As for how I got myself into this, David, it was partly Alec Peters’ fault. He’d been trying for weeks to help bring the two sides together and was getting nowhere. In frustration, he went to me and asked me to cover what was going on behind the scenes on Fan Film Factor as a way of trying to light a fire under the butts of both sides. This was many weeks before the video of the damage went public. But it was at that point that I started diving into this whole situation and finding out what was going on and the grievances of both sides. Like others who would later get involved, I thought there might be some ways to come to a compromise…and I didn’t feel it was time yet to use FFF as a “spotlight” or a “hammer.”

      The more I watched things get close to agreements and then those same agreements break down, the more frustrated I became…because Starbase Studios is such a special part of the world of Trek fan films and a unique and cherished resource. I became a bit of a cheerleader for both sides, urging them toward a compromise behind-the-scenes. And during this time, I became a close friend to Vance Major…who was becoming very fatigued and frustrated by all the drama. As I saw Vance’s resolution starting to fade, I offered to come in to help and, eventually, become a sort of “relief pitcher” for him.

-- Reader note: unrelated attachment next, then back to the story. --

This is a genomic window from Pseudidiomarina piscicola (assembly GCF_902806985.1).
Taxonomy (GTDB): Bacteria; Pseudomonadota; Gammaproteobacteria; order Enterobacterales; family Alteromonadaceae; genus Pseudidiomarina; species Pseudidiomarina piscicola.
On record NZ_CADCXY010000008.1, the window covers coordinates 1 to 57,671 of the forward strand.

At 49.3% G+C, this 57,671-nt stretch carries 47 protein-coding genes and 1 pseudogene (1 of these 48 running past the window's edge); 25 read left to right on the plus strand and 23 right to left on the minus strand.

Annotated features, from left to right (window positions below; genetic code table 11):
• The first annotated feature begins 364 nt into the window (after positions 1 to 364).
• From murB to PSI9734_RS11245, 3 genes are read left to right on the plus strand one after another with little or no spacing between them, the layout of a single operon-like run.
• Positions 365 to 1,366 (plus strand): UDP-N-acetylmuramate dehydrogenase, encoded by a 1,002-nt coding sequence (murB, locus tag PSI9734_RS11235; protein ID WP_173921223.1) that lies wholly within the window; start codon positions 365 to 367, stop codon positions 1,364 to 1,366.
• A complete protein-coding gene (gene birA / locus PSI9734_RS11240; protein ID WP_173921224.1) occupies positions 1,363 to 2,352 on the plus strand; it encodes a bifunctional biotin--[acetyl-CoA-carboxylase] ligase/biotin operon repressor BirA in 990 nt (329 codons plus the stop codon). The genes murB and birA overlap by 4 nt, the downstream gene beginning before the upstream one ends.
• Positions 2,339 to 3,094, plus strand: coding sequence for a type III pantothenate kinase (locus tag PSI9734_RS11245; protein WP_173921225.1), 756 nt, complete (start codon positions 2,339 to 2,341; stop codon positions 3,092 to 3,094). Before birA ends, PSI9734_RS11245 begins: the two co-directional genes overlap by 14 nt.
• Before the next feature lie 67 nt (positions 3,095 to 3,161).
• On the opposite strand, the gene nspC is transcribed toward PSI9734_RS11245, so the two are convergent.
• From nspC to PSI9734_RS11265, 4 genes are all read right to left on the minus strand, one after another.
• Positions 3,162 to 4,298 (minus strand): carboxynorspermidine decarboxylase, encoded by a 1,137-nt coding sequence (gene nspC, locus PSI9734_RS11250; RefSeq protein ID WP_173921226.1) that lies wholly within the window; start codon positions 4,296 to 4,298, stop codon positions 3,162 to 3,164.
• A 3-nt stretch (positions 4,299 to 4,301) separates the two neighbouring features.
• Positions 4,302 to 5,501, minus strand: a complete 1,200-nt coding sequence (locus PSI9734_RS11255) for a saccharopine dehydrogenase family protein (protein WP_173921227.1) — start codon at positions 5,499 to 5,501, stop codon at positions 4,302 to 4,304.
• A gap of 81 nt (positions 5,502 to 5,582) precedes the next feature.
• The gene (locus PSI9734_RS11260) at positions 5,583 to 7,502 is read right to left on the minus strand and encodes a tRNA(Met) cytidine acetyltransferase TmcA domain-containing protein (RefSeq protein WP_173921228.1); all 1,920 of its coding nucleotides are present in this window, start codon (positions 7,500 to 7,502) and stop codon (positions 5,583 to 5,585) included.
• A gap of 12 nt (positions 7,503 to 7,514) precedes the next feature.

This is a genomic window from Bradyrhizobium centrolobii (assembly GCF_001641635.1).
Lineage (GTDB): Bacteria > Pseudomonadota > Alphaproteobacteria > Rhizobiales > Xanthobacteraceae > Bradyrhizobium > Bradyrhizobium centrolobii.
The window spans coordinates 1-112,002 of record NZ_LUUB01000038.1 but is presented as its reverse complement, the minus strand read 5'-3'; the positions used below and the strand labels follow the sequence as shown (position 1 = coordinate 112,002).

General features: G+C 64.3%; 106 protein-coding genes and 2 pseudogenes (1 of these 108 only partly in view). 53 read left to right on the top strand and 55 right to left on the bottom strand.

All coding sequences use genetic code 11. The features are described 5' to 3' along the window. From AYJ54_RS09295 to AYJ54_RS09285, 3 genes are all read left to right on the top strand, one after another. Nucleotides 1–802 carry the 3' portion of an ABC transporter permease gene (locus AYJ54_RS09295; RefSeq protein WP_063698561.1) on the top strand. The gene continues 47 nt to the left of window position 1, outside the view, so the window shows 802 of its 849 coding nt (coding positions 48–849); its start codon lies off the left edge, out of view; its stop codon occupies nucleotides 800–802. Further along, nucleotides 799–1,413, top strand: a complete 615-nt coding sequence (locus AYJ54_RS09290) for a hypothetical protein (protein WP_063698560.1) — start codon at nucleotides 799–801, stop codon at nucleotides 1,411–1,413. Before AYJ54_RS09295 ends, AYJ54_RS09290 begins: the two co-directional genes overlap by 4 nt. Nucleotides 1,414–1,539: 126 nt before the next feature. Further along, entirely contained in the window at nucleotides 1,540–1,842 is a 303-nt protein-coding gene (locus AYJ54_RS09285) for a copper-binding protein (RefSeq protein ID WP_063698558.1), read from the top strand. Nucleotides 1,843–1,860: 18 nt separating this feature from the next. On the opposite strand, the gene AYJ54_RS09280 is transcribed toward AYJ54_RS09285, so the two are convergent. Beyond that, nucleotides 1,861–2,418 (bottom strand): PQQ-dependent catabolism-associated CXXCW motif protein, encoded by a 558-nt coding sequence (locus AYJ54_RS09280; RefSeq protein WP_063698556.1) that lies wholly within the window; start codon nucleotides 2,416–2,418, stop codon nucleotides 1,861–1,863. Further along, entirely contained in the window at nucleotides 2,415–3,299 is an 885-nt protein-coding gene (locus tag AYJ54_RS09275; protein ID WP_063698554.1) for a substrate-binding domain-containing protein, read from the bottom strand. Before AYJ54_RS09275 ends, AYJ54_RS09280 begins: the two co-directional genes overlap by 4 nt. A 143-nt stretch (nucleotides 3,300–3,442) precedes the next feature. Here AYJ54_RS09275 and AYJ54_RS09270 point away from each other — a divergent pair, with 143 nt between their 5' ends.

And why did I decide to get involved in the first place? Well, aside from wanting this crisis ended so more fan films can be made and I can write about them, there’s another sillier reason. I didn’t just watch Star Trek growing up, I internalized many of its messages. And one of the most deeply ingrained for me was the simple message from “City on the Edge of Forever”: Let me help. I thought I could, so I did.